New York Times reporter Matt Bai writes a piece today (8/26/10) singling out a Democratic congressmemberwho talks aboutcuts to the federal budget. Thisis presumably an unusual, newsworthything worth writing about–hence the headline, "One Liberal Voice Dares to Say, Cut the Budget."It's worth pointing out thatother Democrats have proposed ideas likecutting military spending withoutgetting points for bravery.
The point of the piece is to attack Social Security. Bai cheers on the White House deficit commission, which he argues hasbeen unfairly attacked by liberals who are "mobilizing to discredit the panel's work" and "pre-emptively oppose the panel's findings." These critics don't get much time to explainthemselves, because Bai needs spaceto malign their ideas as an attack on bipartisanship. As Bai quips: "In other words, the two parties might actually work together on something. They must be stopped!"
Then Bai goes on to explain how Social Security actually works–and turns in a remarkablymisleading explanation:
The coalition bases its case on the idea that Social Security is actually in fine fiscal shape, since it has amassed a pile of Treasury Bills–often referred to as IOUs–in a dedicated trust fund. This is true enough, except that the only way for the government to actually make good on these IOUs is to issue mountains of new debt or to take the money from elsewhere in the federal budget, or perhaps impose significant tax increases–none of which seem like especially practical options for the long term. So this is sort of like saying that you're rich because your friend has promised to give you 10 million bucks just as soon as he wins the lottery.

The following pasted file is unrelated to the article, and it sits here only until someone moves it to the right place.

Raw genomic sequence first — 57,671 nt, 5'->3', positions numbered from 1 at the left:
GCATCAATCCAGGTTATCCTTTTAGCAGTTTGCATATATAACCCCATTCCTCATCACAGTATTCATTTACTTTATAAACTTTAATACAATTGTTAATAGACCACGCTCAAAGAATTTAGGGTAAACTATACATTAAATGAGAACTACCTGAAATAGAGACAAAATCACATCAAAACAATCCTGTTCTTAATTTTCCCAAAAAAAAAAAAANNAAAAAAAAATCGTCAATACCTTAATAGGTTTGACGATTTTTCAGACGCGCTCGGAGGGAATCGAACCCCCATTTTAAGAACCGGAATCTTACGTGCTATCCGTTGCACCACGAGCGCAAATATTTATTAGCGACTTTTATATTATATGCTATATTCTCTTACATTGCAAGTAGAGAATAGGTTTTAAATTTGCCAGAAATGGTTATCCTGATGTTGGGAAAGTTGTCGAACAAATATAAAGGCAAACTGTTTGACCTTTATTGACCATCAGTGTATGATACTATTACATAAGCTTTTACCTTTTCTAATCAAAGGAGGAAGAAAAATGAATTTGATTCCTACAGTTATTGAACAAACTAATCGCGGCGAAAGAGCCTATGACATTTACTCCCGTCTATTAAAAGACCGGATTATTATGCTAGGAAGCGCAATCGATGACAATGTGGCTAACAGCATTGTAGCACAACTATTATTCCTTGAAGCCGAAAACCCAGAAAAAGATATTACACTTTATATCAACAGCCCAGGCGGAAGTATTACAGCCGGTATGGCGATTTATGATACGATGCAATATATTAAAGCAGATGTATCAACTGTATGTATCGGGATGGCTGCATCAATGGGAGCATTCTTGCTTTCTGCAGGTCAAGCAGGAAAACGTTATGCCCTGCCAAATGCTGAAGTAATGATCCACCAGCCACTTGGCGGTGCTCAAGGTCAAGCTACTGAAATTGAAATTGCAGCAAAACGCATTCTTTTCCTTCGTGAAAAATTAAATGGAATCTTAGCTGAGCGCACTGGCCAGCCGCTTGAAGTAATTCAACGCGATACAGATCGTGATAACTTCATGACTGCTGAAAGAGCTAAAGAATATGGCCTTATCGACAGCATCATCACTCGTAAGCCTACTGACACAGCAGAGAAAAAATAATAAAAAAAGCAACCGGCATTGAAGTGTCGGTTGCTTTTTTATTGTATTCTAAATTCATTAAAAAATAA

Getting the government to pay out benefitsfrom the money it has collected from citizens is like wishing your friend wins the lottery?
Economist Dean Baker points out that that Treasury bills are not "often referred to as IOUs." Some in the media and some Republicans do that, yes, but it is actually unusual to speak of Treasury bonds this way.
So a New York Times reporter thinks expecting Social Security benefits is like believing you'll win the lottery, because the trust fund is really a "pile" of "IOUs." And he's writing this in the news section.